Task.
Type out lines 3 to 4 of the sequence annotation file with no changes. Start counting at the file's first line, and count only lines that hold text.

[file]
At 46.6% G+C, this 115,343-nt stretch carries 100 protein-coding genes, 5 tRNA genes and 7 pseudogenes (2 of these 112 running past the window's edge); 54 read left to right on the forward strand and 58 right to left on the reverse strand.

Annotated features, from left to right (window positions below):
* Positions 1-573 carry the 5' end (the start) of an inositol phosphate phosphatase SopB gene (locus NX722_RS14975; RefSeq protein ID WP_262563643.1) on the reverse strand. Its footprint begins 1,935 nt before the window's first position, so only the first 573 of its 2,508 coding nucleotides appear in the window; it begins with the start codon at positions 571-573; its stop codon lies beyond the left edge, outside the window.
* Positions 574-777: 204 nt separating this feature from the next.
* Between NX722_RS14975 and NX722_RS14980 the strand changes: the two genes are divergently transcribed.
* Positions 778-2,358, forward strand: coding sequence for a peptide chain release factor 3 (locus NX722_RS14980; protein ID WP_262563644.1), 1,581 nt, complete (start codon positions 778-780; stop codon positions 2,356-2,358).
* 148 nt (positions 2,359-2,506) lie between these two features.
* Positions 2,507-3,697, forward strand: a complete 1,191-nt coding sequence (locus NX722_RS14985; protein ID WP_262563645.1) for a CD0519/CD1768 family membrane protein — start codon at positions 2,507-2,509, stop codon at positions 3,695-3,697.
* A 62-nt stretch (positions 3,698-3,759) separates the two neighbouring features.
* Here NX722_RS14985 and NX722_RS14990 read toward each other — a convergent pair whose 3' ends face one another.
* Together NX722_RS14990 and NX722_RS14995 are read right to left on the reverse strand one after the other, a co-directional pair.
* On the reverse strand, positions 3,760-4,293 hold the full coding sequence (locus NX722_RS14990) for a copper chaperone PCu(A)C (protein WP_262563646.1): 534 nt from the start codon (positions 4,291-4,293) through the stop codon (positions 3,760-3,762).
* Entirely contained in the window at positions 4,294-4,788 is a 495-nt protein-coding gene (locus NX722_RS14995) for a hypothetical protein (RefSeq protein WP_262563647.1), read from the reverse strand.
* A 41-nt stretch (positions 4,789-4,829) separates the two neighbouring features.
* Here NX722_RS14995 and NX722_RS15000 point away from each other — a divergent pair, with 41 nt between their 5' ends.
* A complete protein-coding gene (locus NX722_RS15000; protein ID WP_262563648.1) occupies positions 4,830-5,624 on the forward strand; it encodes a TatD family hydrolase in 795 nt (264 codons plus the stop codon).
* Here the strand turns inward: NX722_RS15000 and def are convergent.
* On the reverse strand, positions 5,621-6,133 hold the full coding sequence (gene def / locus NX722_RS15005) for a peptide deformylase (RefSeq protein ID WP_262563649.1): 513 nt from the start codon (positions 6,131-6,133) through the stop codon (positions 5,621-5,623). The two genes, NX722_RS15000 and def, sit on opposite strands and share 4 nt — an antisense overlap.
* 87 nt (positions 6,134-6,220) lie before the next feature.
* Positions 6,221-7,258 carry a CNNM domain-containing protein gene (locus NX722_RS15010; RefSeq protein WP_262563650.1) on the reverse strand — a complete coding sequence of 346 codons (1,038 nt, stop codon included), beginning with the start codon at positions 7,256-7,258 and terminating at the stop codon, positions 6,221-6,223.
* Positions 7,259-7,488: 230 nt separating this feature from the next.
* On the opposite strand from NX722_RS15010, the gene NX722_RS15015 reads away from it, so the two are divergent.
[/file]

* Positions 1-573 carry the 5' end (the start) of an inositol phosphate phosphatase SopB gene (locus NX722_RS14975; RefSeq protein ID WP_262563643.1) on the reverse strand. Its footprint begins 1,935 nt before the window's first position, so only the first 573 of its 2,508 coding nucleotides appear in the window; it begins with the start codon at positions 571-573; its stop codon lies beyond the left edge, outside the window.
* Positions 574-777: 204 nt separating this feature from the next.